The Japanese House: A Tradition for Contemporary Architecture (Charles E. Tuttle Company, 1964/1988) by Heinrich Engel is a classic in Japanese building. The comprehensive book explains both the theory and practice of the art of building traditional wooden structures in housing.
Walter Gropius, in his foreword to this impressive. book, aptly states its qualifications as a work of unique value: “The author concentrates particularly on those features of the Japanese architectural tradition that appeal so strongly to the modern architect in the Western world. He shows that this is not just the result of a fashionable trend toward Oriental design motives, but that it is based on the recognition that certain discoveries in the realm of form creation have permanent significance for all branches of society. In revealing the meaningful cultural aims and the high craftsmanship of the Japanese domestic architecture as it evolved through the centuries and in laying bare the compelling motives that directed its development, the author never contents himself with offering a historical study only, but brings, instead, the traditional values alive for the present… The book offers the key to the understanding of this profound approach to design. It will interest eery teacher and student of architecture and architectural history, every creative architect in East and West alike.”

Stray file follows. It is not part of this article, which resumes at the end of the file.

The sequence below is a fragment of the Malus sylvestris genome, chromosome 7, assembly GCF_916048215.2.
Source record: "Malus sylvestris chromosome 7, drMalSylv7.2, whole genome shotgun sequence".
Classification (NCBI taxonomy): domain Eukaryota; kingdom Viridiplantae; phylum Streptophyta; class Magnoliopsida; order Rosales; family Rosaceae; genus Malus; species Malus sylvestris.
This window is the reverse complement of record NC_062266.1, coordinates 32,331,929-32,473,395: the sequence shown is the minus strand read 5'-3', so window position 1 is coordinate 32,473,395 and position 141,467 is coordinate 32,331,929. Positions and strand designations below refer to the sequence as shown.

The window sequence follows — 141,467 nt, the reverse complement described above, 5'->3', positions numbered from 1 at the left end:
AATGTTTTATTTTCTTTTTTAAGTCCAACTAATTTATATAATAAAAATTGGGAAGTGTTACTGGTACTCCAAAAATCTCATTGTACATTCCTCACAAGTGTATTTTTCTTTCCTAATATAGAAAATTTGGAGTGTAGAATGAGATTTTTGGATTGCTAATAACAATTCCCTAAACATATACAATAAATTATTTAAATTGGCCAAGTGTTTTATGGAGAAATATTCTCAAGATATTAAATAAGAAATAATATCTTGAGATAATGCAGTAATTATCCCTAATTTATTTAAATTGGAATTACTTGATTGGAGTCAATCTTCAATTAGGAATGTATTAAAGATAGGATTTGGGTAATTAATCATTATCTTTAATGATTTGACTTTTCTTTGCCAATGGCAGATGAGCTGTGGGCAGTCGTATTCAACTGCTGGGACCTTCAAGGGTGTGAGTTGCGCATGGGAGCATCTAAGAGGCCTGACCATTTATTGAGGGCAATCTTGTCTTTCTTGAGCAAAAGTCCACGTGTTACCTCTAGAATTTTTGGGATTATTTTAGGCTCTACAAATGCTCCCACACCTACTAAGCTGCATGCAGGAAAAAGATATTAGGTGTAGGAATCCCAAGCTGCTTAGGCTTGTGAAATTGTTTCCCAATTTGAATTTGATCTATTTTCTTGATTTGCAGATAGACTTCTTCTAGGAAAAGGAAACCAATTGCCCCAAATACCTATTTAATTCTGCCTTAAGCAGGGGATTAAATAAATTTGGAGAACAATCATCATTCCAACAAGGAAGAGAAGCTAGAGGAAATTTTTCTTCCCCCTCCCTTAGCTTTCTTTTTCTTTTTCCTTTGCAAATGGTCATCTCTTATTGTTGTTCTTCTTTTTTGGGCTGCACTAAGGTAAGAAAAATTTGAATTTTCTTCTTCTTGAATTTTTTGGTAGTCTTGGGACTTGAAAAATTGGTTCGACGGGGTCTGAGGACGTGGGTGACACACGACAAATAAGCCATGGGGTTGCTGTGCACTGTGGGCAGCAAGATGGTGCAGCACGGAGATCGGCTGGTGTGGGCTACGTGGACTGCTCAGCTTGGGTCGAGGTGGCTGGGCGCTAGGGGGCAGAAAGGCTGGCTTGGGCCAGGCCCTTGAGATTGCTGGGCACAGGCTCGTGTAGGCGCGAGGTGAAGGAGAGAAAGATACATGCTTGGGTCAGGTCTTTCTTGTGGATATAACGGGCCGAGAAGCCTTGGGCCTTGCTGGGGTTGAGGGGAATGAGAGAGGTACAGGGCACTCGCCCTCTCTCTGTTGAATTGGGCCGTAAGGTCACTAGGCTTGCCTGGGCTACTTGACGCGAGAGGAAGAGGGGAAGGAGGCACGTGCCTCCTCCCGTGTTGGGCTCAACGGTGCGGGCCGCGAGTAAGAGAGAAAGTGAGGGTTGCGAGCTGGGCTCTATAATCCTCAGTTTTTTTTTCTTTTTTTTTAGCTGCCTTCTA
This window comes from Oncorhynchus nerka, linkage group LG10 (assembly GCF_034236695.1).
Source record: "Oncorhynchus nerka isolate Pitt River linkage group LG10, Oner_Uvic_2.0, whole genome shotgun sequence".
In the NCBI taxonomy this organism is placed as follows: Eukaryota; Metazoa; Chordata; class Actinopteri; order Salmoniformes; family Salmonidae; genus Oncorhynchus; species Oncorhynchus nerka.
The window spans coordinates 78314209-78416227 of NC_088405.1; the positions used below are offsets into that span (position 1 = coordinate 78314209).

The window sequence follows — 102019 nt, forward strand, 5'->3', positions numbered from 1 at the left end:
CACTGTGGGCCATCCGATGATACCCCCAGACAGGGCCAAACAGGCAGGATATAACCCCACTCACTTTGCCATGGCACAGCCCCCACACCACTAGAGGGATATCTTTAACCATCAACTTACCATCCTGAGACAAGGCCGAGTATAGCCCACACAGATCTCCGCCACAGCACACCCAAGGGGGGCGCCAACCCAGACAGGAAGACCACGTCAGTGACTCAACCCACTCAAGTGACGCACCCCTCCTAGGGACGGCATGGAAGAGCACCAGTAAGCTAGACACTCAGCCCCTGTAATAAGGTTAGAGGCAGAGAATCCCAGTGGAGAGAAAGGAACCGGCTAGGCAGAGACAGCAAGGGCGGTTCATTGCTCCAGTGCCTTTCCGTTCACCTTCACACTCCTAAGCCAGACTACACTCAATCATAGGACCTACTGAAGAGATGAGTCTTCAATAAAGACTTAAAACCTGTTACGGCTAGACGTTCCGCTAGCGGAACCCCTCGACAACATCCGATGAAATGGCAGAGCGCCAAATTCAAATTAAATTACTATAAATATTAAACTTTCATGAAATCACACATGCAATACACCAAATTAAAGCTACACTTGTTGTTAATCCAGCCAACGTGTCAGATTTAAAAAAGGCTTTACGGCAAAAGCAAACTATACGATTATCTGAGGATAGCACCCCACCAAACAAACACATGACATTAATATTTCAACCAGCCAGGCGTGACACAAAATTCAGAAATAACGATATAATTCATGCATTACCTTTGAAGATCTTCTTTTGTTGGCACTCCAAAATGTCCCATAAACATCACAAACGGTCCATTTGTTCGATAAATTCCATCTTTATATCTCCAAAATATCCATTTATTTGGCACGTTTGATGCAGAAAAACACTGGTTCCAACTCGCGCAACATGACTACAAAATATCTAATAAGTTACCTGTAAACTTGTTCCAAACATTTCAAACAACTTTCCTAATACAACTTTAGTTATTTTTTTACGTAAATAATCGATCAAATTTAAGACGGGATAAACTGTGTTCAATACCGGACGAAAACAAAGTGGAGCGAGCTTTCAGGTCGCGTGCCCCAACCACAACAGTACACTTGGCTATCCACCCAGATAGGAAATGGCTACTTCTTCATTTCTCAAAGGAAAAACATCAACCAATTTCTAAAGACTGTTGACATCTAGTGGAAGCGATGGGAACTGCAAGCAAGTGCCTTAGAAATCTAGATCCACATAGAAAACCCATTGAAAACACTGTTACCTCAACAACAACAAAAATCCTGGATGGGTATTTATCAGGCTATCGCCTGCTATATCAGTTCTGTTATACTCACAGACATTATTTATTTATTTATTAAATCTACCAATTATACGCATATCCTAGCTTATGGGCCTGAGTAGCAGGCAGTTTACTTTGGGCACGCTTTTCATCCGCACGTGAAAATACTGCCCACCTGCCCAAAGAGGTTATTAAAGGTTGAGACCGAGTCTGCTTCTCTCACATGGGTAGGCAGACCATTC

– Heinrich Engel, The Japanese House: A Tradition for Contemporary Architecture (Charles E. Tuttle Company, 1964/1988), excerpt from the blurb
The text is in English. The book is lavishly illustrated with black-and-white photographs, architectural drawings, art images, and detail drawings.
Our copy in stock is in good condition. There is a small tear in the dust jacket, but the book is fine: no markings on the pages, no faults in the binding.